Alex put his finger to his lips to shush me. Then stretched his neck to peer into the inner glass doors to the of the library. He stood up, slipped his arms through the loops on the sleeping bag, and pulled it up on to his back. Then he pointed towards the outer doors.
As we stepped outside, I started to speak. He shook his head and put a finger to his lips before pointing to the pocket containing my phone. He cupped his hand around his ear as though he was listening to something. He held out his hand and motioned for me to give it to him.
I frowned and shook my head ‘no’. He threw his hands in the air, turned, and began walking away. I never liked or did well with charades. This was frustrating.
I took several steps and put my hand on his shoulder. With the stealth of a cornered animal, Alex reached around, grabbed my wrist, and flung me to the ground. He put a hand on my chest and a finger to my lips urging me to be quiet. Once I nodded, he released me.
Breathless and in pain, I slowly sat up and stared at him. He motioned like he was driving. I shook my head.
He pointed to me and then made the driving motion again. I mouthed ‘you want me to take you somewhere’. He emphatically nodded. I sat there for a moment before mouthing ‘are you kidnapping me’. He rolled his eyes and started walking away again.
Still winded, I forced myself to my feet, jogged ahead of him, and stopped in his path. He stopped and scowled. I motioned for him to follow me to the parking lot.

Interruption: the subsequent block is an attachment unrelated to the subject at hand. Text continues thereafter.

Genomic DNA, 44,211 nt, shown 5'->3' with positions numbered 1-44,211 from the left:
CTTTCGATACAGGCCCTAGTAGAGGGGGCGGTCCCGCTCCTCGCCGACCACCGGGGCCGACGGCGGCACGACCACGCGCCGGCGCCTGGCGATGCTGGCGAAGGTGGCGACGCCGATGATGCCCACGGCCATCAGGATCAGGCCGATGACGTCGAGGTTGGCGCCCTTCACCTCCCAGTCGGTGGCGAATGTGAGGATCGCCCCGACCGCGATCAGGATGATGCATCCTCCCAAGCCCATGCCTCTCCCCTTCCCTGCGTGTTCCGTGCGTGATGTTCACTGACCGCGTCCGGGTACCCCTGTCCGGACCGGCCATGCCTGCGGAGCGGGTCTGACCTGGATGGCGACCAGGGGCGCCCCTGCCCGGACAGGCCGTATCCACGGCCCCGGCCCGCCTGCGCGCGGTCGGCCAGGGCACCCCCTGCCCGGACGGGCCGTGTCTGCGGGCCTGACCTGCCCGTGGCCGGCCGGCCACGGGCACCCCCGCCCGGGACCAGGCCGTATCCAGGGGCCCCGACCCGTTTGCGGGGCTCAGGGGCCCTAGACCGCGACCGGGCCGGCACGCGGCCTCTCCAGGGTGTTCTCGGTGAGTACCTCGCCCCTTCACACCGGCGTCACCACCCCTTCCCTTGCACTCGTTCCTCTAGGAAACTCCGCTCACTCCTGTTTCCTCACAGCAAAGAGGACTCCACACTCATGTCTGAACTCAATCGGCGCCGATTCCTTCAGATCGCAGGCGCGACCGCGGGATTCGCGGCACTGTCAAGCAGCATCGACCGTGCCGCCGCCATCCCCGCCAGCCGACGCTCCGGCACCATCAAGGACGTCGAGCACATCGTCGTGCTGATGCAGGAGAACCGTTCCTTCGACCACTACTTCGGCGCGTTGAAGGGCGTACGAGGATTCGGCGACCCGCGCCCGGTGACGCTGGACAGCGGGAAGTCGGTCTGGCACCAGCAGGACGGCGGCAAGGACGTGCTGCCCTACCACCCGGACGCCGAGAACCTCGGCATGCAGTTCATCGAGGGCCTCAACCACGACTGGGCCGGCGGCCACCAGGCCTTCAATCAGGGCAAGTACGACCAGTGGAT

I unlocked the doors and started to get in the driver’s seat. Alex put a hand on my chest, yanked my phone from my pocket, threw it inside the SUV, hit the lock, and slammed the door.
“What’s with you?” I asked.
He shushed me, put his arm around my shoulders and directed me away from the vehicle. Several yards away, he finally whispered as we continued to walk, “They can activate the microphone on the phone. We need to talk, but can’t let others hear.”
“Whose they?” I asked. He motioned for me to keep my voice down. “Look you need help. Let me take you some place where the can help you.”
“I need help, but not the kind you think,” he whispered. His eyes darted from me, to the tree line, to the parking lot, over his shoulder, and finally back to me. “A lot has happened since you asked to see the ‘Miracle Trees’ years ago.” He made air quotes. They’re endangering the ecology in unimaginable ways and it may be too late to stop it.”
We walked to the far end of the parking lot and sat on the crumbling hip-high stone wall that separated the lot from a small park. He slouched after sitting down. This once solid man now looked underweight. He stared straight ahead as he said, “The ‘Miracle Trees’ are crowding out the normal ones. The animals won’t or can’t use them. The forest is dying.”
I sat quietly for a long moment. “Is there proof they’re the cause? I thought they were the answer to preventing forest fires.”
He stared at the ground with furrowed brow. “Proof?” He stared off for a bit and then brightened slightly. “If you saw the devastation with your own eyes, would you believe it then? I can show you acres of it.”
This might be my opportunity to him help. I’m not comfortable going to the middle of a forest with a seemingly unstable person, but he’s a friend. Alex had always been level headed in the past.
He hugged his midsection. “When did you eat last?” I asked.
He squinted and looked skyward. “Not last night, but the night before. The bakery threw out some stale doughnuts and I found half a sandwich someone must have not liked.”
“You never answered my question. Are you homeless?”
He nodded. “Nobody wants to give me a job these days. I had been staying with the woman I was helping yesterday. She became angry when I tried to calm things down at the greenhouse. We were nearly arrested. She told me I’d have to find somewhere else to stay.”
“Let me buy you breakfast and then you can show me this proof.” Maybe if I earned his trust, I can convince him to get help. He nodded as he stood up.